This Article reveals flaws in these criticisms by comparing the judicial function in PLL to that in corporate bankruptcy, where the value and legitimacy of judicial intervention are better understood and more accepted. Our comparison shows that judicial ...


Evaluating Constitutional Hardball: Two Fallacies And A Research Agenda, Joseph Fishkin, David E. Pozen Jan 2019

Evaluating Constitutional Hardball: Two Fallacies And A Research Agenda, Joseph Fishkin, David E. Pozen

Faculty Scholarship

This Reply addresses the responses by Professors David Bernstein and Jed Shugerman to our essay Asymmetric Constitutional Hardball. Bernstein's response, we argue, commits the common fallacy of equating reciprocity with symmetry: assuming that because constitutional hardball often "takes two" to play, both sides must be playing it in a similar manner. Shugerman's response, on the other hand, helps combat the common fallacy of equating aggressiveness with wrongfulness: assuming that because all acts of constitutional hardball strain norms of governance, all are similarly damaging to democracy. We suggest that whereas Bernstein's approach would set back the burgeoning effort ...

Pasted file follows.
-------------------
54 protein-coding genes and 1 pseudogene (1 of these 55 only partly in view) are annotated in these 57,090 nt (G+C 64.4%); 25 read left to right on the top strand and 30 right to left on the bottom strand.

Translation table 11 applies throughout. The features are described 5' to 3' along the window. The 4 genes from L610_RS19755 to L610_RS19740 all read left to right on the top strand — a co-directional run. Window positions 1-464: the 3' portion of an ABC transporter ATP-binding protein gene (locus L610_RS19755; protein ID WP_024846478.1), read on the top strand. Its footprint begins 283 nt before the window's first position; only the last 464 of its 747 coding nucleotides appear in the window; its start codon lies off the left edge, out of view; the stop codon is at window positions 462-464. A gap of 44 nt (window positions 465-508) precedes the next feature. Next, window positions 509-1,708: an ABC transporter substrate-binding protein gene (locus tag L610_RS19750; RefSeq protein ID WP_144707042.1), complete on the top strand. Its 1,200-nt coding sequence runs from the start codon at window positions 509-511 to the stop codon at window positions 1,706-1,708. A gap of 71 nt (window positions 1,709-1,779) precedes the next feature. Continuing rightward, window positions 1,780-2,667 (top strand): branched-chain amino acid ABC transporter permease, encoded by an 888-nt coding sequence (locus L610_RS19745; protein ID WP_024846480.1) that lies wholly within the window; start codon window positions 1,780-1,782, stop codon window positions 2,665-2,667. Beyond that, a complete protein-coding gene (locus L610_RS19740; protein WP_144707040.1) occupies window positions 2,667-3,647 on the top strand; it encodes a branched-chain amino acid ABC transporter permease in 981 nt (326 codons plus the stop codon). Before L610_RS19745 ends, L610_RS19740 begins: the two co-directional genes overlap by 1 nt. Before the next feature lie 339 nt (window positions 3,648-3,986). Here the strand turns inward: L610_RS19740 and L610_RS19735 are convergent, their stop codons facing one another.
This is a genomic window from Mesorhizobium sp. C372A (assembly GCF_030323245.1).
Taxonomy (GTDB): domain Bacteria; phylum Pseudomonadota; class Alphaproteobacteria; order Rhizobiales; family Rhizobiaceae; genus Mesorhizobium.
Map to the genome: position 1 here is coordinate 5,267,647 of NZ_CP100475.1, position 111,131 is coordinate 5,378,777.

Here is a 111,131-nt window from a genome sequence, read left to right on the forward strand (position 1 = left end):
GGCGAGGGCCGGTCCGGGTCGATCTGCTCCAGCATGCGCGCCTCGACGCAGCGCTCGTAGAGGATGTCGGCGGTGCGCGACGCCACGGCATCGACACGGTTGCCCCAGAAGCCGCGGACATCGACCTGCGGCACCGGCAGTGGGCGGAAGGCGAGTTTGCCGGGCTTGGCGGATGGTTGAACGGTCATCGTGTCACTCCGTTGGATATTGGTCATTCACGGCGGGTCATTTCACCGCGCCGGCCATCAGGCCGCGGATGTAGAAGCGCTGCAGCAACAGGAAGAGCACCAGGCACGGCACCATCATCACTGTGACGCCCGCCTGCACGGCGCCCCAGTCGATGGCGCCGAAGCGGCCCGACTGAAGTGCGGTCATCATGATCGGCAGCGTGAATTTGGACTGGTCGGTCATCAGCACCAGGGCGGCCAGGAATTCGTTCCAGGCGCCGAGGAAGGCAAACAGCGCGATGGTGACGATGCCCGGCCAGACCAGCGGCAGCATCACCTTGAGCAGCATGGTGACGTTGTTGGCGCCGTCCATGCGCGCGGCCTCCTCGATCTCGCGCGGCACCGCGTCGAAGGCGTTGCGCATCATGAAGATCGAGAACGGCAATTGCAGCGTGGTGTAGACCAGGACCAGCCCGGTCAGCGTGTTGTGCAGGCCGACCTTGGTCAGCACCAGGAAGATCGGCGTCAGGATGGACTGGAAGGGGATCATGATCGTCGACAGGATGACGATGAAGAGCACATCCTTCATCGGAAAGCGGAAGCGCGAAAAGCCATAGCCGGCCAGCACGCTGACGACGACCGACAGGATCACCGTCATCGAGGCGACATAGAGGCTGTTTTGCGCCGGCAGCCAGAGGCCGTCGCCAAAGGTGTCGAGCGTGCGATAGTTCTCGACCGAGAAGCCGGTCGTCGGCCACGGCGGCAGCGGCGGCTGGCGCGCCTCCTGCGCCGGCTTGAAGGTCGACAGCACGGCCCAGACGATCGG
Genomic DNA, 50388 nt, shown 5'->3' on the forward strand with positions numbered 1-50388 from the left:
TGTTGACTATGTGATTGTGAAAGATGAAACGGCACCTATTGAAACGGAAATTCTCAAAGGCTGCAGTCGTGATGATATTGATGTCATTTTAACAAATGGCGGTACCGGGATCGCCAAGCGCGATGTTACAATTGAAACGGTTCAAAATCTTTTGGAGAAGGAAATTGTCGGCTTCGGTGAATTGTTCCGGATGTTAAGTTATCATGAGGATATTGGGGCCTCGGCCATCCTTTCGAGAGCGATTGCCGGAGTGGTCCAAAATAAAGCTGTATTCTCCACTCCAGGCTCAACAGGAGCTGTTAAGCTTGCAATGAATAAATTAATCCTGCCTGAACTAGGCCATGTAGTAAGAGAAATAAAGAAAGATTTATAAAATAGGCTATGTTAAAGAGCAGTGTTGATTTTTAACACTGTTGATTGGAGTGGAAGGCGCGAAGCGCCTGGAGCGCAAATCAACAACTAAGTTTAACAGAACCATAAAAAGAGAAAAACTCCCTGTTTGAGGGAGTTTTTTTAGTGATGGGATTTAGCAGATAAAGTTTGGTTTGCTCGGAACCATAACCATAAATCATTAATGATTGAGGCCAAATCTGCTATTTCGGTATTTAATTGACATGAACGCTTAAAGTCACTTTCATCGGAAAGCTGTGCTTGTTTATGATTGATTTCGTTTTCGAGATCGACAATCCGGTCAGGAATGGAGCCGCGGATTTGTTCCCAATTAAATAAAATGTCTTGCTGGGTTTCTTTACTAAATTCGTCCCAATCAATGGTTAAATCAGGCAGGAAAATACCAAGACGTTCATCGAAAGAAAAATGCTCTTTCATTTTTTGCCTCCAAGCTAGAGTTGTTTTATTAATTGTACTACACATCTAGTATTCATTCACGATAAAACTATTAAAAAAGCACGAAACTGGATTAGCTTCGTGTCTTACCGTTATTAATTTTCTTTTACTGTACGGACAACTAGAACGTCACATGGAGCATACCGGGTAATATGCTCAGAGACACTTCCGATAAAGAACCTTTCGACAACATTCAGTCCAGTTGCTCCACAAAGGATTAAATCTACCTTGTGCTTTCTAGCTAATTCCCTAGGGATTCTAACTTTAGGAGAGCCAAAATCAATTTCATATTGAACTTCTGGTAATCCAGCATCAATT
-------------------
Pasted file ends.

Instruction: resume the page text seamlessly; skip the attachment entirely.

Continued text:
The Single-Subject Rule: A State Constitutional Dilemma, Richard Briffault Jan 2019

The Single-Subject Rule: A State Constitutional Dilemma, Richard Briffault

Faculty Scholarship